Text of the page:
Ubuntu-slinger Canonical has assured us that 14.04 LTS users need not fear the impending end of life of the OS next year, and confirmed it will keep security fixes flowing a little while longer.
Long Term Support gets just a little bit longer
Ubuntu’s “Long Term Support” (LTS) releases of its Debian-based OS have seen five years of love from their maker since the arrival of 12.04 LTS (the previous LTS release didn’t get quite so long to live.) Canonical extended the support in recognition that some users simply don’t want to, or can’t, migrate to newer versions. A problem with which Microsoft is all too familiar.
As 12.04 LTS neared the end of its long life, in April 2017, Ubuntu flung a lifeline to users unable to move to the then shiny new world of 16.04 LTS in the form of at least two more years of fixes for high and critical CVEs. Extended Security Maintenance (ESM) came at a price, of course.
14.04 LTS users looking down the same end-of-life barrel, on 30 April 2019, are to be offered the same lifeline. Without wishing to alarm customers still clinging to the veteran operating system, Ubuntu pointed to some of the notable security issues of the last year – such as Spectre and Meltdown – while trumpeting that lucky 12.04 LTS users saw 120 updates, including fixes for over 60 high and critical vulnerabilities during the ESM period.
As before, ESM is aimed fairly and squarely at enterprises that have purchased Canonical’s commercial support package, Ubuntu Advantage (UA) (although it can be bought by itself if needs be). UA currently costs $150 per desktop per year (and you’ll need at least 50 of the things). A server, which is the most likely candidate for something that admins don’t want to upgrade, will cost $750 a year.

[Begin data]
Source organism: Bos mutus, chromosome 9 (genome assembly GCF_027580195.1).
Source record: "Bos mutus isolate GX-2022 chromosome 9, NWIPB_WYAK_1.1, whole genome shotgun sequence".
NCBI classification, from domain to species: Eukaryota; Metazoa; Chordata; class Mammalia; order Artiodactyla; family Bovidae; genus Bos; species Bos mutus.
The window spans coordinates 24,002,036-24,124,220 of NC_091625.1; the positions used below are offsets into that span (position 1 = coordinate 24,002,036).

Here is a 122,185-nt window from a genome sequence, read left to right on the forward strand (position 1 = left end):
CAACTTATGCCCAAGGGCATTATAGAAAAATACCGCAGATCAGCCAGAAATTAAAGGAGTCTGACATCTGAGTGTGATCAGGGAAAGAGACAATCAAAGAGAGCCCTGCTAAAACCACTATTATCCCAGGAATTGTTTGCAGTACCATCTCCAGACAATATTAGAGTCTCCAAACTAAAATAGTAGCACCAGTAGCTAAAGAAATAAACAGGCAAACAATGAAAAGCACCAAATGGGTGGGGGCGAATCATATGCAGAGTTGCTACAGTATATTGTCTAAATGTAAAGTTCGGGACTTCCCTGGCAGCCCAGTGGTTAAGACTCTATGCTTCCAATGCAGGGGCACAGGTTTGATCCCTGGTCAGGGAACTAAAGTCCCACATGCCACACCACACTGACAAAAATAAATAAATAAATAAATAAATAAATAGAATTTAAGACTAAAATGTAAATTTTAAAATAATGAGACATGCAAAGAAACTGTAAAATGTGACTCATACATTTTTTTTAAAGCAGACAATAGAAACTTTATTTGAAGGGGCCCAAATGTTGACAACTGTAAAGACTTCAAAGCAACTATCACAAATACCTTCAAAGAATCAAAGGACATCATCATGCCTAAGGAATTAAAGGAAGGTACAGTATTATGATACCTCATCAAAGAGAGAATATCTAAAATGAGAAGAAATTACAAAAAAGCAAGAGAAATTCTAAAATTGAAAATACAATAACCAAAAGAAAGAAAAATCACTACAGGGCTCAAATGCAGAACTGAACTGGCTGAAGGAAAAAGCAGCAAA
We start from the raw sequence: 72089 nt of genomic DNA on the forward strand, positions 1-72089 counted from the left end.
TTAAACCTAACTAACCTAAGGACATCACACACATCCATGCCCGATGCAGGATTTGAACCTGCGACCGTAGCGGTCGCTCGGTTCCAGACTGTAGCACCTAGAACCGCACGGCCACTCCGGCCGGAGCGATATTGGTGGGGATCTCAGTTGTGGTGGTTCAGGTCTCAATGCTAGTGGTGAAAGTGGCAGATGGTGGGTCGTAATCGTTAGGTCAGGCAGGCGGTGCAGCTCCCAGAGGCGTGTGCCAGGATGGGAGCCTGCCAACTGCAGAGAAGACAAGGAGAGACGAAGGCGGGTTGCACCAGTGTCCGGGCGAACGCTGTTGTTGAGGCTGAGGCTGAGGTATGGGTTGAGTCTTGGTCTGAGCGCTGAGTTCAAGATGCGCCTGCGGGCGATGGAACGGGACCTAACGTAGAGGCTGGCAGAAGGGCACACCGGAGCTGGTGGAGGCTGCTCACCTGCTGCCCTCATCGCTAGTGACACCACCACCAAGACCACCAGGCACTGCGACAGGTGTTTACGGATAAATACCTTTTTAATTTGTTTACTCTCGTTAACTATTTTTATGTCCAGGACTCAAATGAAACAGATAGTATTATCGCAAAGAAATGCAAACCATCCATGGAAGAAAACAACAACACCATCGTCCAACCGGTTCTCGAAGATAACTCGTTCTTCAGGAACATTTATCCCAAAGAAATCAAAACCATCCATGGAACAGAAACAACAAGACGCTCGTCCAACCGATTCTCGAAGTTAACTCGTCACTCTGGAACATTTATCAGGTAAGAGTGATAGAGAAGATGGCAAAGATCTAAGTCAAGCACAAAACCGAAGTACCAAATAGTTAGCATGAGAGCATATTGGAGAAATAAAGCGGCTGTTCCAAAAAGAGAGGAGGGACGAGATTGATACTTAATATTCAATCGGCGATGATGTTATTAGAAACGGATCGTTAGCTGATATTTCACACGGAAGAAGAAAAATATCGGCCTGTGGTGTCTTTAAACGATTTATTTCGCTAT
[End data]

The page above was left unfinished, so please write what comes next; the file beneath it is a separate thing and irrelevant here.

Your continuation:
Hyper-V – here’s how it was done
We took a look at the Hyper-V optimised version of Ubuntu and were impressed by the clipboard support, although a little underwhelmed by the rest. Will Cooke, desktop engineering manager at Ubuntu, got in touch to give us a little more insight into how and why Ubuntu appeared in Hyper-V’s gallery.
Ubuntu had been aware that many users ran the OS in a virtualised environment and was keen to improve the experience.
Cooke told The Reg: “When Microsoft expressed a desire to integrate the work they had done to improve the Hyper V experience via support for
hv_sock in the kernel and in the XRDP server on Linux, we very quickly established a great working relationship with their engineers and product managers at Microsoft and mapped out what work would be needed.”
The first step was “to package the new version of XRDP and get it in to Ubuntu 18.04 LTS and then do some testing to see what needed improving”, which was fed back to Microsoft, which submitted the necessary patches to XRDP.
Next, the Ubuntu team created “a customized version of the desktop which brought in all the components, applied the necessary configuration and produced an image suitable for installing on Hyper V” before finally enabling “XRDP over hv_sock to switch on enhanced session mode”.
Kind old Microsoft helped out again with the metadata necessary to get Ubuntu into the Hyper-V gallery.
Going forward, Cooke said he plans to get the necessary components into the main Ubuntu desktop image, so no special versions are needed. ®